I want to thank my friend, Jon Abernathy, for hooking me up with this opportunity. I am sorry he cannot attend this year. Here’s his post for this year and you can find previous ones at his blog.
Bits and pieces culled from the press kit I was supplied and from the festival website and the event guide [big PDF].
Info on the 27th annual Oregon Brewers Festival at Tom McCall Waterfront Park in Portland, Oregon
The OBF was founded in 1988 by Art Larrance, co-founder of Portland Brewing Co.; Dick and Nancy Ponzi of BridgePort Brewing Co.; and Kurt & Rob Widmer of Widmer Bros. Brewing Co. Along with McMenamins, these were the only microbreweries in Portland at the time, and there were just three more across the state. Today, there are 173 brewing companies operating 214 brewing facilities in 70 cities in Oregon. Portland alone has 56 breweries — more than any other city in the world. The Portland metropolitan area is the largest craft brewing market in the US with the most number of breweries at 76.
Venue: Tom McCall Waterfront Park, Portland, Oregon. Main entrance at S.W. Oak Street and Naito Parkway.
Dates: July 23 – 27, 2014 — “Always the last full weekend in July”
Times: Wed through Sat, taps are open from Noon to 9pm. Sun, taps are open from Noon to 7pm. Token & glass sales close one-half hour prior to the taps shutting off (8:30pm daily, except 6:30pm Sunday)
Admission: The OBF is NOT a ticketed event, admission into the festival grounds is free. In order to consume beer, purchase of a 2014 souvenir tasting glass is required and costs $7. Beer is purchased with wooden tokens, which cost $1 apiece. Patrons pay four tokens for a full 12.8oz glass of beer, or one token for a 3oz. taste. Glasses and tokens are pre-sold up to two weeks prior to the festival at select local locations, including Raccoon Lodge & Brew Pub, Cascade Brewing Barrel House, Belmont Station, Deschutes in the Pearl, Rogue Ales Public House and the Green Dragon. The festival is cash only, and there are 8 ATMs on-site.
Description: The Oregon Brewers Festival is one of the nation’s longest running and best loved craft beer festivals. Situated on the west bank of the Willamette River, with towering Mt. Hood as a backdrop, it is the ideal venue for anyone who loves craft beer. With a laid back attitude and scores of award-winning beers, the festival reflects the essence of the city of Portland. The Oregon Brewers Festival exists to provide an opportunity to sample and learn about a variety of craft beer styles from across the country. 86 craft breweries from all parts of the nation offer more than 30 styles of handcrafted brews to 85,000 beer lovers during the five-day event; an additional two taps are dedicated to gluten-free beer, and a tap is reserved for the Oregon Brew Crew Collaboration project.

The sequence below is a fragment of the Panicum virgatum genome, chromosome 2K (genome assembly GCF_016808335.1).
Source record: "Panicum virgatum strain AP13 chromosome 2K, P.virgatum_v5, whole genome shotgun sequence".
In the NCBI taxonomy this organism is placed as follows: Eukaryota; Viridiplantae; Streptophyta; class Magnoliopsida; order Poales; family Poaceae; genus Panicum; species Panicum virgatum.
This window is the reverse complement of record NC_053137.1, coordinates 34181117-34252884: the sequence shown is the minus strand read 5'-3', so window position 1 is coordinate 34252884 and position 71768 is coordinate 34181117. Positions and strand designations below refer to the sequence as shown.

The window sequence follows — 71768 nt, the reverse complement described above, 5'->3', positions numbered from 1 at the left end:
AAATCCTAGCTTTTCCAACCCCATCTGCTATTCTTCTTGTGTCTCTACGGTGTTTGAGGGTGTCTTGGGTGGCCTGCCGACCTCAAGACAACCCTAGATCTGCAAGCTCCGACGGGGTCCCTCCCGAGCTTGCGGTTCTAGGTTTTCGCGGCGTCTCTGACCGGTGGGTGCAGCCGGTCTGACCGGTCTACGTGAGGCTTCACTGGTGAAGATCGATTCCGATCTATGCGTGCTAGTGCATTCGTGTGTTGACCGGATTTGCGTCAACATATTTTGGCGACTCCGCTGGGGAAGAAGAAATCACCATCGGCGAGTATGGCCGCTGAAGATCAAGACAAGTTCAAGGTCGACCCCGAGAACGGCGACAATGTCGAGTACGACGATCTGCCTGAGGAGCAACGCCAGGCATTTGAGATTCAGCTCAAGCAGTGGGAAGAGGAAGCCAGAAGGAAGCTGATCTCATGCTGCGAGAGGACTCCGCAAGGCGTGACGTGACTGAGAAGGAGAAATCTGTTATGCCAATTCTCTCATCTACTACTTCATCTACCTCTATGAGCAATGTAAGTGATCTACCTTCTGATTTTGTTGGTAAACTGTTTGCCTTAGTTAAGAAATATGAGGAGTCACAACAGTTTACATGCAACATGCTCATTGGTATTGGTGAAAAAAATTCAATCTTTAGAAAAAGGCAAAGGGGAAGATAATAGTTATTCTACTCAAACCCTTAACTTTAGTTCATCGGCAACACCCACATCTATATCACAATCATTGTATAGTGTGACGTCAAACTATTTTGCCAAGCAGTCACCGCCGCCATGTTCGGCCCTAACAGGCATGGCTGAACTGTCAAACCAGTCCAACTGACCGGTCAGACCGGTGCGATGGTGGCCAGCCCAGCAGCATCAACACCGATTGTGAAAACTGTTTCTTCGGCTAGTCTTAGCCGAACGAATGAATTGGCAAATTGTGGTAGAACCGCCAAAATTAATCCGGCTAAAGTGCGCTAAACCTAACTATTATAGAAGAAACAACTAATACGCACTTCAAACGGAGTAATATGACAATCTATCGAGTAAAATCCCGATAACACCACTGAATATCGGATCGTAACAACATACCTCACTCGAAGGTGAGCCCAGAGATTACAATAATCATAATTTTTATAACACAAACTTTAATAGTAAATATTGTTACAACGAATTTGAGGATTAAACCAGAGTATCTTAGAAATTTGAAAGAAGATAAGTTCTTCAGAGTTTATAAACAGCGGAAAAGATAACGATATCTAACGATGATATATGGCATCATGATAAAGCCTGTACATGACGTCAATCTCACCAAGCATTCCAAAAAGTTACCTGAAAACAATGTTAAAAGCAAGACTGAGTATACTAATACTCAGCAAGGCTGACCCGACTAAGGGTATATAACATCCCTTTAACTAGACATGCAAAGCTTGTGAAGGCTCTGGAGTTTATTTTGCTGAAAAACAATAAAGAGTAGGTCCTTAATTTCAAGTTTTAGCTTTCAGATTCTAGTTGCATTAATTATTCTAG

In addition to the main taps, there is a Specialty Tent featuring uber-geek beers, cellared specialties, one-offs, and other brews you might never see again. These beers are highly prized, very expensive, and the selection is very limited in quantity (follow OBFLTDTent on Twitter). As part of this year’s specialty tent, the OBF is bringing in a handful of craft brewers & their beer from the Netherlands. #NLtoPDX is a natural progression in the evolution of craft brewing worldwide, a collective celebration of great craft beer. We will offer these Euro beers daily in the specialty tent and pour them until their allotment per brewery is exhausted.
The OBF’s focus is craft beer, but there’s more than sampling involved. The event features live music, beer-related vendors, displays, homebrewing demonstrations, and an assortment of food vendors. The Crater Lake Root Beer Garden offers complimentary handcrafted root beer for minors and designated drivers. Minors are always welcome at the festival when accompanied by a parent.
The Oregon Brewers Festival strongly encourages responsible drinking, and urges patrons to take advantage of the MAX Light Rail line, located just one block west of the festival on SW Oak Street. Go by bus, train or taxi, just don’t drink and drive. The festival also offers free monitored on-site bicycle parking.
- 27th year of the festival.
- 88 handcraft beers are poured in the main festival; another 100+ in the Specialty Tent.
- There are 86 participating breweries (Deschutes has two entries, one Gluten-Free), plus Collaborator, a project in which Oregon Brew Crew homebrewers create the recipe and have it made and distributed by Widmer Bros. Brewing.
- 14 states are represented: Alaska, Arizona, California, Colorado, Delaware, Florida, Hawaii, Idaho, Minnesota, Montana, New York, Oregon, Washington and Wisconsin; plus British Columbia. In the Specialty Tent we also have Germany and The Netherlands.